Illinois leading the way in nuclear

While it might be better known as the Land of Lincoln and the poster child for fiscal mismanagement, Illinois has long been a leader in the energy sector. It is home to a diverse energy base, with a particularly strong presence of nuclear energy production, and to Argonne National Laboratory. Argonne was the first science and engineering laboratory to build a nuclear reactor, and today it continues to house the best and brightest minds in the nuclear industry. Our 11 nuclear plants generate 48.2 percent of the state’s electricity and employ nearly 5,000 skilled workers in quality, well-paying jobs.

I have seen firsthand the benefits of nuclear energy production in my district, which is why I joined the House Nuclear Issues Working Group as a co-chairman in the 113th Congress. The working group, founded in 1999, is a bipartisan coalition composed of members of Congress with interests in a wide variety of issues involving the use of nuclear technology, including nuclear research and development, education and workforce and waste disposal and reprocessing. We strive to educate other members of Congress and the public on the most recent developments in nuclear energy and craft legislation to further enhance the benefits offered by this growing field.

{mosads}The U.S. nuclear energy industry currently supports more than 100,000 American jobs and is poised to offer even more opportunities in the near future. In the next four years, 50 percent of the nuclear workforce will either be eligible for retirement or are expected to leave their jobs. This drastic change in the makeup of the nuclear workforce comes to tens of thousands of jobs to construct and run new and existing reactors.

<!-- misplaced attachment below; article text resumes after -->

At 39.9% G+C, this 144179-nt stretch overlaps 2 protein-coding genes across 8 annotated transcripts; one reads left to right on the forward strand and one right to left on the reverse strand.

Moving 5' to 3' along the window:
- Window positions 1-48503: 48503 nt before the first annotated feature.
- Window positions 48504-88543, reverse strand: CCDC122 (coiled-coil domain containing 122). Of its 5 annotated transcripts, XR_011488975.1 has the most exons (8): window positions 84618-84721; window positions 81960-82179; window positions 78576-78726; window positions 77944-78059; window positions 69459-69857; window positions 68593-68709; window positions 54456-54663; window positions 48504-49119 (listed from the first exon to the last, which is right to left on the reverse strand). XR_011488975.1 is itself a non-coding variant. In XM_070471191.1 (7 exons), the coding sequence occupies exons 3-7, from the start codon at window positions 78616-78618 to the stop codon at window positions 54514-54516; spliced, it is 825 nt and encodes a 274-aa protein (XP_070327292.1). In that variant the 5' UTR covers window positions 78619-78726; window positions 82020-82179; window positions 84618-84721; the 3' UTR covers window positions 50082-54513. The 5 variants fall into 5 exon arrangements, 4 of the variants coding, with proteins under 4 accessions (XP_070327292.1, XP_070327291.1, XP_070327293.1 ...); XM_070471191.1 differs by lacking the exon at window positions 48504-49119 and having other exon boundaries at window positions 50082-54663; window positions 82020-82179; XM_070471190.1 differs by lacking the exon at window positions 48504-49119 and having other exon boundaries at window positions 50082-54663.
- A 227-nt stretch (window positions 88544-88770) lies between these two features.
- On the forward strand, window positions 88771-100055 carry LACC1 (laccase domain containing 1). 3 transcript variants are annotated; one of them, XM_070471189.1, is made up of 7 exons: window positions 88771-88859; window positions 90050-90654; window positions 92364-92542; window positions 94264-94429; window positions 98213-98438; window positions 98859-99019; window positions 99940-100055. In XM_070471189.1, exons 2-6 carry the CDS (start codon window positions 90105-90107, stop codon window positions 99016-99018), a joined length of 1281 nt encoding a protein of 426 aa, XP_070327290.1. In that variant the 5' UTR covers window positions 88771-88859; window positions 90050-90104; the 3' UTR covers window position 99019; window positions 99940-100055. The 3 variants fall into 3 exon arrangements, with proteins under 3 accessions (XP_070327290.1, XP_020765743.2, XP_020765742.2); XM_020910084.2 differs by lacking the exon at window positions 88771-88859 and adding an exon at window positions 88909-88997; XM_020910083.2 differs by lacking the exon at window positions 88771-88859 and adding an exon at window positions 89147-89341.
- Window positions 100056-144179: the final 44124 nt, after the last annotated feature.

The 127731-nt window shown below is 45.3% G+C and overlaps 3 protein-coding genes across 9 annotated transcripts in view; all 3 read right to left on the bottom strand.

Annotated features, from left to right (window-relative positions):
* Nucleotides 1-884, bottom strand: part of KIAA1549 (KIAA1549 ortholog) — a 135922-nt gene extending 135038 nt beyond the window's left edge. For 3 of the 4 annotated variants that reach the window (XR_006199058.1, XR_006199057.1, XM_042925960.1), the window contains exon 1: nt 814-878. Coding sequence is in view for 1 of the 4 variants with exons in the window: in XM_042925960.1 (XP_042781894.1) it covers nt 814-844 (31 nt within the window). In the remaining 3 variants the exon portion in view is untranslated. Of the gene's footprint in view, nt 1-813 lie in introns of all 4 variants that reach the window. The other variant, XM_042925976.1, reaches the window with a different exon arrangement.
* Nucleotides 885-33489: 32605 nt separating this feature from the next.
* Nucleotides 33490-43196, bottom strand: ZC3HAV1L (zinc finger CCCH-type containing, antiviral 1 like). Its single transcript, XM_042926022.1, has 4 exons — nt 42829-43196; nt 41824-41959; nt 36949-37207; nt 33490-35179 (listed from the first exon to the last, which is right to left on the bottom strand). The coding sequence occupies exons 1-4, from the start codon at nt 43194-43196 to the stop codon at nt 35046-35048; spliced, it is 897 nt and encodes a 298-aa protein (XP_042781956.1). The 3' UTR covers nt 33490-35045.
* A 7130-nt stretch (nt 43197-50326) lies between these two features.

Even a modest expansion of our nuclear energy sector would yield tremendous economic growth. The typical 1,000-megawatt nuclear facility generates approximately $470 million a year in total economic output for the local community and supports a $40 million payroll for the men and women who work there. Local manufacturing industries, including producers of concrete, steel and piping, also greatly benefit from the construction of new nuclear energy facilities, along with manufacturers of the components needed in control boards and other advanced technologies. 

As countries around the world embrace nuclear energy, American expertise in the field creates an even greater opportunity for well-paying jobs at home. With more than 60 reactors being built globally, U.S. companies have an unprecedented opportunity to export components, manufacturing and services. The Department of Commerce estimates that every $1 billion in exports by U.S. companies represents 5,000 to 10,000 jobs. The new jobs created in the nuclear energy sector will provide stable, high-paying, skill-based employment to thousands of Americans. 

The United States is the world leader in nuclear power because of the technical and scientific workers employed at our nuclear reactors, research labs and nuclear companies that construct and service reactors around the globe. These companies are competing directly with countries like France and Russia for opportunities in new markets. It’s a competition we usually win because of our safety records, experience and technical expertise. 

But these jobs are at risk — not from foreign competitors but from our own government. Before an American nuclear energy company can even offer its services to a foreign country, the president and Congress must approve what is called a 123 nuclear agreement. These complex political agreements are meant to ensure the United States and the foreign country are protecting the technology and safely keeping it as agreed. 

Currently, the United States is in the middle of negotiating a renewal of the 123 agreement with South Korea. North Korea’s recent erratic actions have delayed progress with this renewal, putting thousands of jobs in the United States at risk. These highly trained professionals are not easily replaced, and every experienced engineer or scientist who is lost to a delayed agreement weakens the industry. 

I’m proud of our nuclear industry and achievements in Illinois and the United States. There is great value in ensuring the industry stays healthy and robust, particularly keeping and growing the jobs vital to our economy and security. I’ll be working hard in my roles on the Foreign Affairs and Energy and Commerce committees to ensure the right doors are open to allow the industry to prosper. This includes opening new export markets with our allies and smart, safe regulation here at home. With the right people, and great places like Argonne, the future of nuclear power in the United States is in good hands.

Kinzinger is a member of the Energy and Commerce and Foreign Affairs committees. 


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